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What the 2018 Budget means for housing:extension of Help to Buy, stamp duty cut for shared ownership and a boost to council house building

Brexit uncertainty and a shortage of homes has continued to contribute to a stilted property market across the country.

Presenting the Autumn budget, Chancellor Philip Hammond said a ‘turning point in our nation’s recovery’ has been reached and vowed that the era of austerity was ending.

Budget measures aimed at tackling housing issues included an extension of the government’s Help to Buy scheme and a boost to council house building.

Stamp duty has been abolished for many shared-ownership buyers, while a surcharge of one per cent for non-residents buying homes in England and Northern Ireland has been proposed.

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The Chancellor also pledged an additional £500million for the Housing Infrastructure Fund for councils, to promote the building of 650,000 more homes.

So what does it all mean?

Help to Buy scheme extended to 2023

The Help to Buy equity loan scheme, which offers a 20 per cent government loan (40 per cent in London) to buyers of new-build properties, has been extended to 2023 and new regional price caps for a property to be eligible for the scheme will be introduced.

Help to Buy had already been extended until April 2021 but the Budget confirmed it will be funded for a further two years, for first-time buyers only, until March 2023.

In addition, the price caps for homes eligible for the scheme have changed. They will now be set at 1.5 times the average forecast first-time buyer price in an area, to reflect huge regional variations in house prices.

In London the maximum price of a Help to Buy house will be £600,000, in the South East it will be £437,600, while in the North East it will be £186,100.

Some commentators welcomed the boost for developers, who will have a guaranteed stream of government funding for a further two years.

“Not only do housebuilders now have more certainty for longer-term planning and building the thousands of new homes our country so desperately needs, but it also gives potential buyers who are saving for a deposit the peace of mind that they too can benefit from the scheme over the coming years,” said Kevin Roberts, director of Legal & General Mortgage Club.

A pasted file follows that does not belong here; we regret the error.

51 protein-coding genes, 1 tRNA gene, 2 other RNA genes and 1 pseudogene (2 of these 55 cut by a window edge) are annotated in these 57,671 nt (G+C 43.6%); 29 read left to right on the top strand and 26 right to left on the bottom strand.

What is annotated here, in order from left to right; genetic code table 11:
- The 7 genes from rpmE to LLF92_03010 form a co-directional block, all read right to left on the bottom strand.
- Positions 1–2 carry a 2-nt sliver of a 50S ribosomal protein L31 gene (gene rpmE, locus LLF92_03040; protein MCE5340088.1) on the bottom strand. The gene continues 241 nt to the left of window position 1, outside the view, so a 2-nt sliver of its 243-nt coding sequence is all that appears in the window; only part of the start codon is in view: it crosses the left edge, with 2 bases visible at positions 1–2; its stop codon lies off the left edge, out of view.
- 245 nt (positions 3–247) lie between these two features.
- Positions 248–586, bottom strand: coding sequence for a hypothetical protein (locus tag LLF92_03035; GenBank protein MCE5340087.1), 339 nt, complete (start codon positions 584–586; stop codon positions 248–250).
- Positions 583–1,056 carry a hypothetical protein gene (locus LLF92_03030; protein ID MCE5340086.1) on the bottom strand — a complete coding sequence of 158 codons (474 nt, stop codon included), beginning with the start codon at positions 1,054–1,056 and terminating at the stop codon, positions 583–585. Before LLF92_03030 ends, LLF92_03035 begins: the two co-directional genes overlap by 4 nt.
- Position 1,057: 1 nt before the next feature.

But others questioned how helpful the scheme had been to struggling first-time buyers.

“Originally designed to help those in less fortunate financial positions, the scheme hasn’t quite worked as intended, with over a third of households using it found to be earning over £50,000 and data showing it has been used by movers to upsize,” said Daniel Hegarty, CEO and founder of digital mortgage broker Habito.

“The new restrictions making it for first-time buyers only with regional price caps should provide a more targeted benefit to those who need it most.”

House building

Local authorities have been restricted from borrowing to build new council housing since the Thatcher era.

At this year’s Tory party conference, Theresa May announced plans to scrap the cap on council borrowing to build new housing, with 60 local authorities pledging an immediate drive to build thousands of homes under the new rules.

This new policy will come into effect today and “could well have a bigger impact on the housing crisis than any other measures mentioned in this Budget or those previously,” according to Philip Woolner, joint managing partner at Cheffins.

This extra borrowing has been calculated to add as much as £1bn to the deficit.

But the Local Government Association said that investing in social housing generates returned income through rents, while also creating savings in the huge annual housing benefit bill.

The Chancellor also pledged several measures to encourage house builders to build, including £653 million for partnerships with nine housing associations; money for neighbourhoods to allocate land for housing which can then be sold to local people at a discount; and £1 billion guarantees for smaller housebuilders from the British Business Bank.